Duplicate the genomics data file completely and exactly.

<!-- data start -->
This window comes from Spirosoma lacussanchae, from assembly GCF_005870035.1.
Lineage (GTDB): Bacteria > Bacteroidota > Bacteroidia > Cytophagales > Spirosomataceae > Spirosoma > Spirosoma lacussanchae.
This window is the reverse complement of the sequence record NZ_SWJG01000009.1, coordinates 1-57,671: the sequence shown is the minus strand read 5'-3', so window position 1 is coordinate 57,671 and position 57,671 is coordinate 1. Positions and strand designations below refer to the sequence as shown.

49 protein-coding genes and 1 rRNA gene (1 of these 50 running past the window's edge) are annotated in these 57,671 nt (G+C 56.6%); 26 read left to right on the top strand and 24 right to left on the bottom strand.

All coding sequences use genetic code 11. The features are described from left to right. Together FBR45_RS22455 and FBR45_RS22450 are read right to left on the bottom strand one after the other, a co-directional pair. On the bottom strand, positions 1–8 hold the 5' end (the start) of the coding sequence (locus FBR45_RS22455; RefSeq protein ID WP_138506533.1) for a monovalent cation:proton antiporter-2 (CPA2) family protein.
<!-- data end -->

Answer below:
This window comes from Spirosoma lacussanchae, from assembly GCF_005870035.1.
Lineage (GTDB): Bacteria > Bacteroidota > Bacteroidia > Cytophagales > Spirosomataceae > Spirosoma > Spirosoma lacussanchae.
This window is the reverse complement of the sequence record NZ_SWJG01000009.1, coordinates 1-57,671: the sequence shown is the minus strand read 5'-3', so window position 1 is coordinate 57,671 and position 57,671 is coordinate 1. Positions and strand designations below refer to the sequence as shown.

49 protein-coding genes and 1 rRNA gene (1 of these 50 running past the window's edge) are annotated in these 57,671 nt (G+C 56.6%); 26 read left to right on the top strand and 24 right to left on the bottom strand.

All coding sequences use genetic code 11. The features are described from left to right. Together FBR45_RS22455 and FBR45_RS22450 are read right to left on the bottom strand one after the other, a co-directional pair. On the bottom strand, positions 1–8 hold the 5' end (the start) of the coding sequence (locus FBR45_RS22455; RefSeq protein ID WP_138506533.1) for a monovalent cation:proton antiporter-2 (CPA2) family protein.